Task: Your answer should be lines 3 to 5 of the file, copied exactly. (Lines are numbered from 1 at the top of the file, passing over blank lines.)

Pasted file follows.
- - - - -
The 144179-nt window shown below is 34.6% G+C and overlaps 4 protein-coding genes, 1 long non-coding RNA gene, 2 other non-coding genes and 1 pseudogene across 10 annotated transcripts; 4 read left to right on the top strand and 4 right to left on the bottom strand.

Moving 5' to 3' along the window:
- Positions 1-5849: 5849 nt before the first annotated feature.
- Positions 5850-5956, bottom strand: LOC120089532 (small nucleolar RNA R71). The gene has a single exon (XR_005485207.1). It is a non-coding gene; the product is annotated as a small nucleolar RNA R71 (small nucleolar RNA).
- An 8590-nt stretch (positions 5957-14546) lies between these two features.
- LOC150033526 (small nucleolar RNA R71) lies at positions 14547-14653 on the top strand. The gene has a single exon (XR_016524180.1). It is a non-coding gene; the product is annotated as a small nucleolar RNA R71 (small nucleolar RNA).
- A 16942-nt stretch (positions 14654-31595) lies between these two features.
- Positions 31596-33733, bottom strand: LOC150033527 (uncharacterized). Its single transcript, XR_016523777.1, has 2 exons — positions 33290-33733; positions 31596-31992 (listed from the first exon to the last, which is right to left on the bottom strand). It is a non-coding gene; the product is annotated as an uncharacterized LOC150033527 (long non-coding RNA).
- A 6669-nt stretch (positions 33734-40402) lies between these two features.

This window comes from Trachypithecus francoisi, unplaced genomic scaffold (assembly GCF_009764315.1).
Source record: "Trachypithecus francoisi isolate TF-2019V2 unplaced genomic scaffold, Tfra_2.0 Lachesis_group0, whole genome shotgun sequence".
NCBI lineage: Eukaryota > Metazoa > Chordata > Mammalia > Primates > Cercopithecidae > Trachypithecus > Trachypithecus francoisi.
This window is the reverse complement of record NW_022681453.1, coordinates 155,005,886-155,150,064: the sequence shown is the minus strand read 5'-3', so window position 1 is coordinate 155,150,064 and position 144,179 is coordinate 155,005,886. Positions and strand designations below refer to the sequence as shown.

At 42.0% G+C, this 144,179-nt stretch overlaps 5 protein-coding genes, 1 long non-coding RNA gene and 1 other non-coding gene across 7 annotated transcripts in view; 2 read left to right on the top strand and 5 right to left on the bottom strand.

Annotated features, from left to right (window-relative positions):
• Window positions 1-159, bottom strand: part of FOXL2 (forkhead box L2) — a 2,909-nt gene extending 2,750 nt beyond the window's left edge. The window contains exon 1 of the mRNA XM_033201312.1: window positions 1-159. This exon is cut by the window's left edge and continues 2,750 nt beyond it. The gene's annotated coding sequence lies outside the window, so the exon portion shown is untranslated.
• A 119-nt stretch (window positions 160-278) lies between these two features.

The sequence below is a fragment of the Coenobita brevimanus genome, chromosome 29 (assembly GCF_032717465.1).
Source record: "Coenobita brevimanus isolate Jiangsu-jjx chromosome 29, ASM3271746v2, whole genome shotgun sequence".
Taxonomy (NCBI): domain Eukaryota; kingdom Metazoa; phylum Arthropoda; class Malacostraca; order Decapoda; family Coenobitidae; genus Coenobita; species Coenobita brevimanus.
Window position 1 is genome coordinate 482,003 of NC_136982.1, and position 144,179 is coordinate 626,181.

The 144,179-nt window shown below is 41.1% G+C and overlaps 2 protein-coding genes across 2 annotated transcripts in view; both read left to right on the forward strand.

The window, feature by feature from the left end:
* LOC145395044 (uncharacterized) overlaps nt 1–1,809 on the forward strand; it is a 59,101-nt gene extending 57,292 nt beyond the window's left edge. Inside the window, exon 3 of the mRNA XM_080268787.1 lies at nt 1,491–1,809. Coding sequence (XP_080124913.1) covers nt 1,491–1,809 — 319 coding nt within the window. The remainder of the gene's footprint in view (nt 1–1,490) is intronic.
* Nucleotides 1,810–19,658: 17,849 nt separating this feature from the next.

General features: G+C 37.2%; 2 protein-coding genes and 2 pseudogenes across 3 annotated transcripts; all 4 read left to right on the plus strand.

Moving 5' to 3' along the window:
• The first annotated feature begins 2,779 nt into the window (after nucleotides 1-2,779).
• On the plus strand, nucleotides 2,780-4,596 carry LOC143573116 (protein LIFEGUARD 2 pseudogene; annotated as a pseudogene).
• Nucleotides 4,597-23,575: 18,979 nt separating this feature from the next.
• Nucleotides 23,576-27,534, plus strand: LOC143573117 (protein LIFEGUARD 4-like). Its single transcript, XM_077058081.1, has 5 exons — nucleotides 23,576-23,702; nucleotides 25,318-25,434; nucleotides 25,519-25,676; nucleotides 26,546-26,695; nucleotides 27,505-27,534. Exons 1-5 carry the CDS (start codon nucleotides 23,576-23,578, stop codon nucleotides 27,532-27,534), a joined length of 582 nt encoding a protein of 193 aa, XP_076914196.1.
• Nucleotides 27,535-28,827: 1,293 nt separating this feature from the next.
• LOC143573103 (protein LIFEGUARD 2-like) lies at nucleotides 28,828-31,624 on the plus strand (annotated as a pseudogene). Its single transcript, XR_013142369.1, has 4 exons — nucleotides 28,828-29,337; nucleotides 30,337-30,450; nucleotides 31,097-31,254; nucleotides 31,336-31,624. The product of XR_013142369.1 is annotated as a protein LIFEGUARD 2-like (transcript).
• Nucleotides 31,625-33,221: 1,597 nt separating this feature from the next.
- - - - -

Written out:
- Positions 1-5849: 5849 nt before the first annotated feature.
- Positions 5850-5956, bottom strand: LOC120089532 (small nucleolar RNA R71). The gene has a single exon (XR_005485207.1). It is a non-coding gene; the product is annotated as a small nucleolar RNA R71 (small nucleolar RNA).
- An 8590-nt stretch (positions 5957-14546) lies between these two features.